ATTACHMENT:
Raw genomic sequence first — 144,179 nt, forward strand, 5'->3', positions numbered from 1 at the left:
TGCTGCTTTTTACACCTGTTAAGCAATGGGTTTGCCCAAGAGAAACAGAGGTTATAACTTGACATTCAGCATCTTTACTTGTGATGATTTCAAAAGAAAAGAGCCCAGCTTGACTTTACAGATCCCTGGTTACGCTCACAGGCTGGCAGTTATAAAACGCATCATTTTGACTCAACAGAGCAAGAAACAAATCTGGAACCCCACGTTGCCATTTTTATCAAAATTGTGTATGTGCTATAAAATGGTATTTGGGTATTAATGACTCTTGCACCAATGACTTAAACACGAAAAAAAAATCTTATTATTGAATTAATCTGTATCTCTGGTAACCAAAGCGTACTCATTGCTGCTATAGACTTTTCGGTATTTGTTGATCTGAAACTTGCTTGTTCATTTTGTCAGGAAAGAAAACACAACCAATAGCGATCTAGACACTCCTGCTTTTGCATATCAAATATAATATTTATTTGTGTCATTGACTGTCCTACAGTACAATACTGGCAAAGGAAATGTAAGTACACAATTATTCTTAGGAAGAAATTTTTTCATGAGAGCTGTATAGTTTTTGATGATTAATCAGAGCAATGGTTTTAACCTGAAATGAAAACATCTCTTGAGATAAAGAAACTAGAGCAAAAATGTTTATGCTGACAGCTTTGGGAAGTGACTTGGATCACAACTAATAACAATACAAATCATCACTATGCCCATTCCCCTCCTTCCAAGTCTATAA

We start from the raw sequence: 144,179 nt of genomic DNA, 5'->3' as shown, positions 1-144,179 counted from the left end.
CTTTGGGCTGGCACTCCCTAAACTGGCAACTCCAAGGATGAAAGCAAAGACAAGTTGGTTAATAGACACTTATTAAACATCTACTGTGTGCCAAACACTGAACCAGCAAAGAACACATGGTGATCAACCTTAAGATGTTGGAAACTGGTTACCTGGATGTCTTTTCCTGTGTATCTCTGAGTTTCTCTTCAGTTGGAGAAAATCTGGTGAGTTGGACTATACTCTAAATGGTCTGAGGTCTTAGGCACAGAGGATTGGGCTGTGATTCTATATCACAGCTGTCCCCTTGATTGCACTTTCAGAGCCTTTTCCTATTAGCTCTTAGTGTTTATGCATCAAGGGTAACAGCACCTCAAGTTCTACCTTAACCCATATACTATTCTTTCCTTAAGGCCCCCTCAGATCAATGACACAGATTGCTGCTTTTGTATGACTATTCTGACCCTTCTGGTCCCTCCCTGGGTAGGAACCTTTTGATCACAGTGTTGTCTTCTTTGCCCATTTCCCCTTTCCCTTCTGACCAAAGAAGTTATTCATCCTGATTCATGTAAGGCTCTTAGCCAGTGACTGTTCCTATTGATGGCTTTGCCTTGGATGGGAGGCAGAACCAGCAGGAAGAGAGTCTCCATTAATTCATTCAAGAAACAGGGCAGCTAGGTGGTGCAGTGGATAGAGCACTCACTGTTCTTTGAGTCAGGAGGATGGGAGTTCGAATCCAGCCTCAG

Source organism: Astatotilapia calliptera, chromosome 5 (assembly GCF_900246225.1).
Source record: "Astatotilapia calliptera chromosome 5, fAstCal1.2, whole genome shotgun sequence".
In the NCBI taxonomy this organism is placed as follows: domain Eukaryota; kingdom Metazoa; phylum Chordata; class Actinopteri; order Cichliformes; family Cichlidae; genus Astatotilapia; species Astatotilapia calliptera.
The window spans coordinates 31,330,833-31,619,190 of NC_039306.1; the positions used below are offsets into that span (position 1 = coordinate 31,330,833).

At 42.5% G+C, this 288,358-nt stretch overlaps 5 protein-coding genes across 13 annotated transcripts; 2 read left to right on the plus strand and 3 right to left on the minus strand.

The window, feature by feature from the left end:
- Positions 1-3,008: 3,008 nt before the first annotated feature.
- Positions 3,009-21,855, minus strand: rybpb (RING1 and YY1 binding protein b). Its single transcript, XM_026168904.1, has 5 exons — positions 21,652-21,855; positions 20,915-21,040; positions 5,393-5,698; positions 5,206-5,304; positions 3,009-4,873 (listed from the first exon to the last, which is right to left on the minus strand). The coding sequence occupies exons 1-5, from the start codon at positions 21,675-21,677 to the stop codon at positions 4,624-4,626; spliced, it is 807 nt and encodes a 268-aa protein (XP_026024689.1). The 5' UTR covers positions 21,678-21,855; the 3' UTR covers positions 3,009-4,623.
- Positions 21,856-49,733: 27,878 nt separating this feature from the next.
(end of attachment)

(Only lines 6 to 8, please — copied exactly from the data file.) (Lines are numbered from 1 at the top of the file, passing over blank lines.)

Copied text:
Source record: "Astatotilapia calliptera chromosome 5, fAstCal1.2, whole genome shotgun sequence".
In the NCBI taxonomy this organism is placed as follows: domain Eukaryota; kingdom Metazoa; phylum Chordata; class Actinopteri; order Cichliformes; family Cichlidae; genus Astatotilapia; species Astatotilapia calliptera.
The window spans coordinates 31,330,833-31,619,190 of NC_039306.1; the positions used below are offsets into that span (position 1 = coordinate 31,330,833).